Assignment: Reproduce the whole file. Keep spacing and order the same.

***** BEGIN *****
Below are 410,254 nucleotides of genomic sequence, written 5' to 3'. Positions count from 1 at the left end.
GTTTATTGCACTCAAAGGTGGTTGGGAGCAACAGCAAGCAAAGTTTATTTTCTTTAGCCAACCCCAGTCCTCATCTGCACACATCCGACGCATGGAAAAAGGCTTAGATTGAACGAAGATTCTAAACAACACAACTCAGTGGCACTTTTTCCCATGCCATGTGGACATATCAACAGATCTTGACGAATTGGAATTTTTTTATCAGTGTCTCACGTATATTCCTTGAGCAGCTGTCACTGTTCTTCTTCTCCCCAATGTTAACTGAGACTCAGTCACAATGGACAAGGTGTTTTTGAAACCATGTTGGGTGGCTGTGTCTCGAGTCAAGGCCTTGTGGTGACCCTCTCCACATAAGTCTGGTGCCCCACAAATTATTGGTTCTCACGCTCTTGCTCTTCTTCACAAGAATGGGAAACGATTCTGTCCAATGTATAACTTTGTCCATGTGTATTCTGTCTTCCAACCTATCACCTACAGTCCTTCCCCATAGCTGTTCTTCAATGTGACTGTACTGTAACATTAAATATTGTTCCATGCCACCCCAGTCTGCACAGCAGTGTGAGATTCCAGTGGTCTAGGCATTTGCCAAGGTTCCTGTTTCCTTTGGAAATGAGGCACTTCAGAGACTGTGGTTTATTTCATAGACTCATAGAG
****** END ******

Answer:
Below are 410,254 nucleotides of genomic sequence, written 5' to 3'. Positions count from 1 at the left end.
GTTTATTGCACTCAAAGGTGGTTGGGAGCAACAGCAAGCAAAGTTTATTTTCTTTAGCCAACCCCAGTCCTCATCTGCACACATCCGACGCATGGAAAAAGGCTTAGATTGAACGAAGATTCTAAACAACACAACTCAGTGGCACTTTTTCCCATGCCATGTGGACATATCAACAGATCTTGACGAATTGGAATTTTTTTATCAGTGTCTCACGTATATTCCTTGAGCAGCTGTCACTGTTCTTCTTCTCCCCAATGTTAACTGAGACTCAGTCACAATGGACAAGGTGTTTTTGAAACCATGTTGGGTGGCTGTGTCTCGAGTCAAGGCCTTGTGGTGACCCTCTCCACATAAGTCTGGTGCCCCACAAATTATTGGTTCTCACGCTCTTGCTCTTCTTCACAAGAATGGGAAACGATTCTGTCCAATGTATAACTTTGTCCATGTGTATTCTGTCTTCCAACCTATCACCTACAGTCCTTCCCCATAGCTGTTCTTCAATGTGACTGTACTGTAACATTAAATATTGTTCCATGCCACCCCAGTCTGCACAGCAGTGTGAGATTCCAGTGGTCTAGGCATTTGCCAAGGTTCCTGTTTCCTTTGGAAATGAGGCACTTCAGAGACTGTGGTTTATTTCATAGACTCATAGAG